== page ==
Just Announced: Philippians Sermon Series

Summary: Sermon Series by Dr. Tim Pollock

Social networking has taken the 21st century by storm. Whether it is Facebook, Twitter or one of the myriad of others, it has been a force for much good. Beside the personal benefits these sites offer, they have been used in creative and amazing ways for the things of God as well. Of course, with anything that is so wildly popular, you can be sure that it’s going to be, at times, used for that which is negative.

One such negative outgrowth has been the springing up of things called, “revenge websites.” This is where someone, for a fee, can basically destroy the reputation of another person by airing private information to millions of people. The information these bitter people post doesn’t have to be factual. They can say almost anything. Besides slander and gossip, they put up phone numbers, addresses, where they work, what kind of car they drive, bank account numbers…you name it, they will put up anything and everything. The whole goal of these sites is to assist someone in destroying another person. Typically, this is a person that at one time they loved and cared for. Any reasonable person knows that God would never honor this kind of character assassination. The thought behind this illustration is this, though Christian husbands and wives love each other, sadly at times, I believe they do things purposely to hurt the other person. In this scriptural passage, God is reminding us that when we enter in to the covenant of marriage, we are saying in effect, “I will never hurt the reputation of my mate, or the family finances.”

Let’s take principles from this passage that seem to deal with marriage.

In the 31st chapter of Proverbs, there are actually 22 verses that correspond to the 22 letters in the Hebrew alphabet, which is similar to some of the passages in Psalms. It is thought that the reasoning behind the alphabetical numbering of these particular verses about a virtuous woman was to create an easy-to-remember poetical song that a young man could use to readily access marital compatibility guidelines. It is a compilation of what King Lemuel’s mother taught him about assessing character. Of course, nearly everything that’s stated about the qualities of a good woman can certainly be applied to the husband. I was in the car talking with one of my grandchildren and said, “Did you learn your ABC’s today?” He said, “yes” and then began to sing the familiar melodic song, “A B C D E F G…” Maybe that’s what King Lemuel’s mother did. From an early age she would say, “Alright, you’re going to sing with me. Here’s the kind of a woman that you want to marry.” She would then sing alphabetically of these attributes. From the very start of his life, she built this little marriage acrostic into his mind.

There Are at Least 4 Principles of a Good Marriage Found in This Passage:

1. Husbands and Wives Should Purpose to Be a Blessing to Each Other

It is very important to note that a husband or wife of the highest Christian caliber wishes that their mate’s needs are being met. And not just met, but extraordinarily so! A good woman says to herself, “I am going to do this man right; I’m going to make sure that he is cared for, honored and loved.” The same thing would be true for a husband. He purposes that his wife’s basic needs would be met. That is her need of security, provision and protection. Good Christians care about each other. Good Christians care that their relationship is in good repair. A good Christian says it’s not enough that we just exist and just live, we want a relationship that is full of peace and enjoyment.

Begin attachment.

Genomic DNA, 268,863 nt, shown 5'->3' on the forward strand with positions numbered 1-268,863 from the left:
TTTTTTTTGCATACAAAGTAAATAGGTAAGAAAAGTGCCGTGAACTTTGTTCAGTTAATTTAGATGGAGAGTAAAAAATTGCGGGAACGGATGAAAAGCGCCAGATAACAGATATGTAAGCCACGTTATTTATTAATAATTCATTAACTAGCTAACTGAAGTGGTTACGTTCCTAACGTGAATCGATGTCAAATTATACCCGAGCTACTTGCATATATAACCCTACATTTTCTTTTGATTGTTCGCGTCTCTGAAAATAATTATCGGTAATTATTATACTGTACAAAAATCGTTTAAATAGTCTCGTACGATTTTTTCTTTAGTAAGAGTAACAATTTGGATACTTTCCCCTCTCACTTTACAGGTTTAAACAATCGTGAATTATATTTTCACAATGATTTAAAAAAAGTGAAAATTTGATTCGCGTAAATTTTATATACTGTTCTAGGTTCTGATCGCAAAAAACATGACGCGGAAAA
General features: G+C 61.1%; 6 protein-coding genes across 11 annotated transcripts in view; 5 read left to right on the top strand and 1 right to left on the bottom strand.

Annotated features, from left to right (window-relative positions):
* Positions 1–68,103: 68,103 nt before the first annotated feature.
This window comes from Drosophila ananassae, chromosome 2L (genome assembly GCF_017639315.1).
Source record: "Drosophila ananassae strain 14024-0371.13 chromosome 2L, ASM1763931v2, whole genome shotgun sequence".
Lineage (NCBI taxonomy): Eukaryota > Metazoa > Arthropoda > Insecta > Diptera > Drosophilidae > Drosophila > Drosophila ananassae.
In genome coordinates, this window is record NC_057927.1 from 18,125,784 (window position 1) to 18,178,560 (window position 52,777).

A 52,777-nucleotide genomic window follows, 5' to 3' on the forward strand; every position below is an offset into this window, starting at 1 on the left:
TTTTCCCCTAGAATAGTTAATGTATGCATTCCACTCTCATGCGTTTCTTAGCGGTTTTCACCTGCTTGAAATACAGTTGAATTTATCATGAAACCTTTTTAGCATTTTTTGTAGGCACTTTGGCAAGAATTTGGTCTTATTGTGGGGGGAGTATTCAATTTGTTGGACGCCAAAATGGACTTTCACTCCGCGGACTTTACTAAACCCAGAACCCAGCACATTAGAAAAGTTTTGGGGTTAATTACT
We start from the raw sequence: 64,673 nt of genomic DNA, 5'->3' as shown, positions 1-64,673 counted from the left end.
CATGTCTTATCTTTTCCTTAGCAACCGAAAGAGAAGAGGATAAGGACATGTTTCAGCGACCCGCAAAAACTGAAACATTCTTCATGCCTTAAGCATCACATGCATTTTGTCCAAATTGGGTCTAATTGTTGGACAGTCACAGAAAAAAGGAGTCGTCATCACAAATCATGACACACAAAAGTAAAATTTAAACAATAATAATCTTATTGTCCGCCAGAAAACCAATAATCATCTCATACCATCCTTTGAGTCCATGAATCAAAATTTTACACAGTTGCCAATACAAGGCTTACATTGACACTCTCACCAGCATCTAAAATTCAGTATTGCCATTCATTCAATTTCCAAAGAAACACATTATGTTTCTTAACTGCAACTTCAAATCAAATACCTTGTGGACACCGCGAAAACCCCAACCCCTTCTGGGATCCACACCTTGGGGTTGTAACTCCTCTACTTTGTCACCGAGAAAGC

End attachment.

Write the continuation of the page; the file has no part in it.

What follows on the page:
Notice that it is the “heart” of the husband that is trusting in his wife. God wants us to take care of each other’s physical needs, but also to care about the heart of our mate. It is a fact that when we get married, we have to make money. We have to protect our family in the world. We have to try to navigate this present society. As you get married, it becomes your responsibility to make sure you care for them, “But he that is married careth for the things that are of the world, how he may please his wife” (1 Corinthians 7:33). But while physically caring for one another is the right thing, God clearly states that in great marriages, it is not just merely a physical thing, it also how he may “please” her.

This is more than providing for the needs of the home only, but above the necessities, to the very pleasing of the wife. Husbands, you need to make sure that her mind, her body AND her emotions are all pleased. She is her own woman, yes! And he is his own man, yes! But God states that the day that you signed on for marriage is the day that, even though you are an individual, you now have a whole new mindset, and that is to care for the things of your husband and wife, “…The unmarried woman careth for the things of the Lord, that she may be holy both in body and in spirit: but she that is married careth for the things of the world, how she may please her husband” (1 Corinthians 7:34). The day that a woman gets married, she then begins to have a new focus. It’s no longer just about her. It is no longer about her career. It’s no longer even about the ministry…it’s about her husband! The same holds true for a husband investing in his wife. Tragically, I have seen too many abuses in this area in the Christian world today. I have talked with some church gals that say, “My husband will just have to take care of himself. I’m going to give my priority to the children.” So sad…and so wrong.

Copy Sermon to Clipboard with PRO Download Sermon with PRO
Browse All Media

Related Media

Talk about it...

Nobody has commented yet. Be the first!

Join the discussion